So far we have looked at questions that have a legal aspect, but there are also questions of etiquette, and one that concerns many is the use of laptops, tablets or mobile phones during face-to-face meetings. This is also a question that has occupied those within higher education. Taneja, Fiore and Fischer summarised how digital technologies have become ‘necessary to do the work at hand’ and that laptops have been ‘found to improve students’ attentiveness and engagement in class’, although it is also possible that this can lead to people undertaking off-topic tasks.[6] In 2015, Lewis considered the use of computers within the classroom in an annual media-literacy training course:

In the early years of MediaLit, some delegates found the continuous presence of laptops within the classroom overwhelming, although the increasing use of mobile devices has made the ‘barrier’ laptop lids less problematic. Over time, the presence of technology has become more normative, although conversations continued to arise as to what technology was bringing to, or taking away from, the classroom experience. Taneja, Fiore & Fischer (2015) noted that students look to others within their group to understand ‘acceptable behaviour’. If social pressures to engage with material unrelated to the course are strong, students are more likely to ‘cyber-slack’.[7]

A lot of educationalists and pastors have accepted that, if the content is engaging enough, people will engage. That engagement, however, may include looking up related content online, sharing material, or the digital equivalent of doodling. For those who don’t understand what others are doing, this can appear as disrespectful or distracting, leading to frustration. This may require conversation, being prepared to explain what one is engaging with, or not jumping to conclusions as to what others are doing. People learn and engage in a range of ways, sometimes in ways that can be seen as multitasking, of which we can define two types:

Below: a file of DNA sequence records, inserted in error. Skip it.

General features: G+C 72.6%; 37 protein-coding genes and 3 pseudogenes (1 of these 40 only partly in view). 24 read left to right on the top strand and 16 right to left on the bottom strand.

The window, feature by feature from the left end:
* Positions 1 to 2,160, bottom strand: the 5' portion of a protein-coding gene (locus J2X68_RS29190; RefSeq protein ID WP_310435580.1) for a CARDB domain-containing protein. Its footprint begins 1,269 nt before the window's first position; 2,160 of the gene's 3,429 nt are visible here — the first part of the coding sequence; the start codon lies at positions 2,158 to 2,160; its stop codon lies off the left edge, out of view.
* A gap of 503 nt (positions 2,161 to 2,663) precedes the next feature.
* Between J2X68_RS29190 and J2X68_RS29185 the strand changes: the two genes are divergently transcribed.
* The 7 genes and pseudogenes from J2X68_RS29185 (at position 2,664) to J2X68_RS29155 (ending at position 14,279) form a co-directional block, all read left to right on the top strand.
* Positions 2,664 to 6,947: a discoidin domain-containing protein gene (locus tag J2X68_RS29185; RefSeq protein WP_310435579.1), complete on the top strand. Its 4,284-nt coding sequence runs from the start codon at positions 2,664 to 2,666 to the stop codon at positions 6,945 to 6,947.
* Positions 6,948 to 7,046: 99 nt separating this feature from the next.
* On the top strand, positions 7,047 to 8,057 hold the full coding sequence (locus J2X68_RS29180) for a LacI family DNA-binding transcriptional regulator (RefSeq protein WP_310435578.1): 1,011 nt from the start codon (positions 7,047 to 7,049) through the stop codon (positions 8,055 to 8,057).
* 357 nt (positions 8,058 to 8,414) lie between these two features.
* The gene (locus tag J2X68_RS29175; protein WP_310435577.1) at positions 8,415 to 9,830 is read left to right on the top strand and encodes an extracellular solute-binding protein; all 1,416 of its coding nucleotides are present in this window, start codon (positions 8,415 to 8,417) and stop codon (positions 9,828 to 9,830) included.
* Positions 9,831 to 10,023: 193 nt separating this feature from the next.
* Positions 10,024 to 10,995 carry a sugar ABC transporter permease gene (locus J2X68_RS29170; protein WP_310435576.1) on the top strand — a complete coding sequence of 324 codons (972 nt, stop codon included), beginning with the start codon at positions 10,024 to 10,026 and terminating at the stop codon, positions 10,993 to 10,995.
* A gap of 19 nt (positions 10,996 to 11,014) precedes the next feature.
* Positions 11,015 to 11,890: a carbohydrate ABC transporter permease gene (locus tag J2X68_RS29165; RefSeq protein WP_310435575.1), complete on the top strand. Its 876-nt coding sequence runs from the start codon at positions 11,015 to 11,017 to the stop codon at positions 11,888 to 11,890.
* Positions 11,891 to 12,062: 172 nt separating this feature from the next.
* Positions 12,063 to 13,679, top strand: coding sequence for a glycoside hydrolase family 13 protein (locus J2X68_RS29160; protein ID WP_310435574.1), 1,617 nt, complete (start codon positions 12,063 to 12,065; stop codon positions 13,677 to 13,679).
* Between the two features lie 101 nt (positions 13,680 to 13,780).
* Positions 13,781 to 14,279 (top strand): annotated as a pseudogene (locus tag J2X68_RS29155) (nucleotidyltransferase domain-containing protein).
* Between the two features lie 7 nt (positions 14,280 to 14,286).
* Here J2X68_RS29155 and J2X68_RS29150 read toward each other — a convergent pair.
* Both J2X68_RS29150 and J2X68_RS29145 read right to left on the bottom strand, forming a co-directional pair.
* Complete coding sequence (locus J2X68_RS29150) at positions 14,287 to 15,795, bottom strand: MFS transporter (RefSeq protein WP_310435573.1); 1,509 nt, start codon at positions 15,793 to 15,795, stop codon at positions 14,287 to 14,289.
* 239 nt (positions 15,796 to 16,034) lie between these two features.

• Constructive: having Instant Messenger, music or search open, which contributes to something the user is working on;
  • Distractive: watching TV on demand, videos, or playing games, which pulls users away from the current focus.[8]

It is appropriate to have conversations about expectations for meetings, and, at times, to indicate that the content requires engagement without a digital presence, or reassurance that the meeting’s purpose is being respected by participants.

[1] Reaney, P. (2016). ‘U.S. Workers Spend 6.3 Hours A Day Checking Email: Survey’. Retrieved from:

[2] Ruiz, M. (2016). ‘The French Girl’s Guide to Not Checking Your Work Email’. Retrieved from:

[3] Citizens Advice Bureau. (2016). ‘Monitoring at work’. Retrieved from:

[4] ACAS. (2016). ‘Social media, discipline and grievances’. Retrieved from:
[5] ACAS. (2016). ‘Social media and managing performance’. Retrieved from:
[6] Taneja, A., Fiore, V. and Fischer, B. (2015). Cyber-slacking in the classroom: Potential for digital distraction in the new age. Computers and Education 82: 141–51.
[7] Lewis, B. (2015). ‘MediaLit: Engaging Faith and Media in a Digital Age’. Retrieved from:

[8] Lewis, B. (2014). Raising Children in a Digital Age: Enjoying the Best, Avoiding the Worst, p. 170.